Using cooled wheat, mix all together. Serve in pita pockets, on toasted whole wheat bread or atop shredded lettuce. Serves 6.
Cracked Wheat Patties
- 2 c. cooked cracked wheat (see directions above)
- 2 T. dry milk powder
- 2 eggs or 2 egg whites
- 1/2 c. chopped onion
- 1 T. dried parsley
- 2 t. chicken or vegetable bouillon
Mix all ingredients. Drop by tablespoon onto oiled frying pan. Brown on both sides. Delicious hot or cold. These can be made into hamburger-size patties and served on a bun or topped with cheese. They freeze well and reheat well. Try the toaster! Serves 4.
Cracked Wheat Chinese
- 2 c. sliced celery
- 1 sliced green pepper
- 1 c. sliced mushrooms
- 1 lg. sliced onion
- 2 c. mung bean sprouts
- 2 c. sliced Napa cabbage
Simmer in 1/4 c. water until crispy-tender, about 5 min.
- 2 T. chicken bouillon
- 2 c. water
- 2 c. cooked cracked wheat
- 1 T. soy sauce
- 1 t. ginger
- dash garlic powder
Simmer 5 minutes, then add 3 T. cornstarch mixed with a little warm water. Stir until thickened. Serve over a combination of 1 c. cracked wheat and 1 c. brown rice, cooked together. Serves 4-6.
Chinese Seed Mix
- 1/4 c. whole wheat
- 1/4 c. brown rice
- 1 T. sesame seeds
- 1/4 c. sunflower seeds
- 1/4 c. pumpkin seeds
Place seeds and grains, one type at a time in a heavy, hot, dry skillet which has been heated over medium-high heat. Stir as the seeds puff or pop, keeping seeds moving at all times. Mix all together. Season with the following, mixed together well and stirred in while still hot:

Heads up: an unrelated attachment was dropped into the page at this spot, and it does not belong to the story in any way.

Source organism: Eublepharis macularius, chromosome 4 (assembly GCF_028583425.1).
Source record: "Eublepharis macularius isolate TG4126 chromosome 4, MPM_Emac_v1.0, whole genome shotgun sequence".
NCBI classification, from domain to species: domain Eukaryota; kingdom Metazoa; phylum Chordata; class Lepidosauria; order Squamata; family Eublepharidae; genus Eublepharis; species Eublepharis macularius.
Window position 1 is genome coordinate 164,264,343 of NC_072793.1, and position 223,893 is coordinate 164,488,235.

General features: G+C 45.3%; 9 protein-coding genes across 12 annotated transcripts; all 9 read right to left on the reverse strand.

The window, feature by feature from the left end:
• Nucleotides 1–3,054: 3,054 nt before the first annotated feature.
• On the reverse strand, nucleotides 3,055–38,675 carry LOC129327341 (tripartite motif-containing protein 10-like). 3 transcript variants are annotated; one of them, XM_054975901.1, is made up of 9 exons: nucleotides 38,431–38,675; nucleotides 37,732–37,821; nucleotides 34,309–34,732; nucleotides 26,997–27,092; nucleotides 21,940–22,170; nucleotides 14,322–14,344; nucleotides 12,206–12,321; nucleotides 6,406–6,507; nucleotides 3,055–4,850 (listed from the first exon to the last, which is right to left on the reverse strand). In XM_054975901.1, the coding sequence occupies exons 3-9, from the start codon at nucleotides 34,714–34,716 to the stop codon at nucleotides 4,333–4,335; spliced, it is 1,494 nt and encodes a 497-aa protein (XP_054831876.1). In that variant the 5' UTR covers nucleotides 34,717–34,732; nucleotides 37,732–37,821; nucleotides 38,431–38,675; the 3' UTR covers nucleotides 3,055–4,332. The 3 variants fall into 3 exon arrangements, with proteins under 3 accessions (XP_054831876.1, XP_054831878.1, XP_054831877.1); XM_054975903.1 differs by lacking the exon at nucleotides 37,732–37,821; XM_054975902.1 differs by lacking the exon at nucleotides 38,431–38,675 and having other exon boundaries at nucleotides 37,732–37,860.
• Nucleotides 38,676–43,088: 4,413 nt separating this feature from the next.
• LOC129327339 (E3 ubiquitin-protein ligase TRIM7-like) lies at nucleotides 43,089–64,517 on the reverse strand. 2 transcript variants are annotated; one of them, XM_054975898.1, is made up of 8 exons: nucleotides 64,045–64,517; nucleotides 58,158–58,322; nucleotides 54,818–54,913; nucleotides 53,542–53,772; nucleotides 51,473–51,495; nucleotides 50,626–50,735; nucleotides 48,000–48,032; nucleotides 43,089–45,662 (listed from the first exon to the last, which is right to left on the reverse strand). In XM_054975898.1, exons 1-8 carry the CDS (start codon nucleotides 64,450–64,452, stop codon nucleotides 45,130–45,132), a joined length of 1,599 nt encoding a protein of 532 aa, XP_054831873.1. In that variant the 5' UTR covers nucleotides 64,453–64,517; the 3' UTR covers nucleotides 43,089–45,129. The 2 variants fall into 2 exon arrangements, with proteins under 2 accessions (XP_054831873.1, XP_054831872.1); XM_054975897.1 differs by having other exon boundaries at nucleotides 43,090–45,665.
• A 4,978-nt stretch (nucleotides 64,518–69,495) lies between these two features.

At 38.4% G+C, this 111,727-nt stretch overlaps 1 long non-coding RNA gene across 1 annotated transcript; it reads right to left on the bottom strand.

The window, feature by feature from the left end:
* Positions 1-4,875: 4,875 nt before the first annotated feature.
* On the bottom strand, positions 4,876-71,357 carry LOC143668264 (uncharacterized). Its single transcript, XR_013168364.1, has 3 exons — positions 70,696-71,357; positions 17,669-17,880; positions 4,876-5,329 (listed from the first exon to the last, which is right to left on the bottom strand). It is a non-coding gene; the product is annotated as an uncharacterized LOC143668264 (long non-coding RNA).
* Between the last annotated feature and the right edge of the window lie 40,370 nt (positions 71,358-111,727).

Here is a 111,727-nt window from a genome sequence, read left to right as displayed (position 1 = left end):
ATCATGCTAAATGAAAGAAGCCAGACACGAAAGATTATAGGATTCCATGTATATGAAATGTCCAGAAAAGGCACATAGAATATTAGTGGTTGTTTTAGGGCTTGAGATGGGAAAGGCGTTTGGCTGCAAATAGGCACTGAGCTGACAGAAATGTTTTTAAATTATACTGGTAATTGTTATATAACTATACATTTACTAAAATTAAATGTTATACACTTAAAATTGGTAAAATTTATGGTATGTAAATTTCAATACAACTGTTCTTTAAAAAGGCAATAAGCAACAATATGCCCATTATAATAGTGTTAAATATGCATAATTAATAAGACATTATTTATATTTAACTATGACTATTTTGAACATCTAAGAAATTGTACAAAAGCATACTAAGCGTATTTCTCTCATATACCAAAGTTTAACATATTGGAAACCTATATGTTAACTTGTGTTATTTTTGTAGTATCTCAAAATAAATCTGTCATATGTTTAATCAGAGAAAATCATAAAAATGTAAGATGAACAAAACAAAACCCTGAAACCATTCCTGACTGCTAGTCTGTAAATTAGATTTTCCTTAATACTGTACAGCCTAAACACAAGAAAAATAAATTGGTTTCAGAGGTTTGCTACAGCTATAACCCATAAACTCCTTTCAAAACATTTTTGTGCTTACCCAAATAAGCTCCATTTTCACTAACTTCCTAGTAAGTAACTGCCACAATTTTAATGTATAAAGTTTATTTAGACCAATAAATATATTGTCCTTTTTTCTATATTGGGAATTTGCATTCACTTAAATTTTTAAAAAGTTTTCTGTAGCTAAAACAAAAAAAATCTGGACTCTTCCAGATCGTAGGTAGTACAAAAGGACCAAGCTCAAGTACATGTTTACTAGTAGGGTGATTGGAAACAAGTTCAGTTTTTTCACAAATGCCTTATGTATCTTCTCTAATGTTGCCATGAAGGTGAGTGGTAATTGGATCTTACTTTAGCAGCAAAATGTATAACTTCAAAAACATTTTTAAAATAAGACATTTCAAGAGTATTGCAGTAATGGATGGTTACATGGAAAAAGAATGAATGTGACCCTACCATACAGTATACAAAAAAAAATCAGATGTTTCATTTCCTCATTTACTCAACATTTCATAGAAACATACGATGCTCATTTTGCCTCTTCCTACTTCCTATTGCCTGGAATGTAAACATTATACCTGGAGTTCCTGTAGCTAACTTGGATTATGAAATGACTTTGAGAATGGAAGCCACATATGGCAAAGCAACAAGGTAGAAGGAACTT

- 1/3 t. powdered ginger
- 1 t. chicken bouillon
- 1 T. soy sauce
If desired, add:
- 1 c. chinese noodles
- 1 c. freeze dried peas
For these and many other whole-grain basic recipes such as Honey Graham Crackers, Fluffy Buttermilk Pancakes, Carob Syrup, Pineapple-Orange Fruit Cubes, Quick Bean Salad, Creamy Vegetable Soup, Instant Pea Soup, Mini Wheat Loaves Mexicana and MORE, see Natural Meals In Minutes by Rita Bingham. Cookbooks with recipes you can count on to provide complete nutrition, and guaranteed to save you time and money! To order your copy for only $14.95 + $3.50 shipping and handling, call Natural Meals In Minutes on our Toll Free order line 888-232-6706. Inside Oklahoma (405) 359-1221.
Trending on TDS
- Get creative in the kitchen and save #TDSPantryChallenge
- 7 ways to keep college costs in check
- Home remedies for common winter ailments
- Buying and selling toys on craigslist
- Hiding debts from your spouse
- Is it possible to stay at home with your kids?
- Homemade cat food
- 5 big bills you can cut fast
- January bargains in the supermarket and beyond
- Raising kids that launch Video
- 8 tips to successfully work from home
- Best places to sell 8 popular household items
- 5 dumb ways to spend money on your kids
- What is the cost of raising a child?
- Spouse income calculator
- Should my spouse work, too?
- College savings calculator
- Home budget calculator